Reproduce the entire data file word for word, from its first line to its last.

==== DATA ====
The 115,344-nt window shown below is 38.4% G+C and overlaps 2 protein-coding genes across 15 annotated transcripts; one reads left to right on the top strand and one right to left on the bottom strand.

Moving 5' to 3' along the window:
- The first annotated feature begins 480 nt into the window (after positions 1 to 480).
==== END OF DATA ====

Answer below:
The 115,344-nt window shown below is 38.4% G+C and overlaps 2 protein-coding genes across 15 annotated transcripts; one reads left to right on the top strand and one right to left on the bottom strand.

Moving 5' to 3' along the window:
- The first annotated feature begins 480 nt into the window (after positions 1 to 480).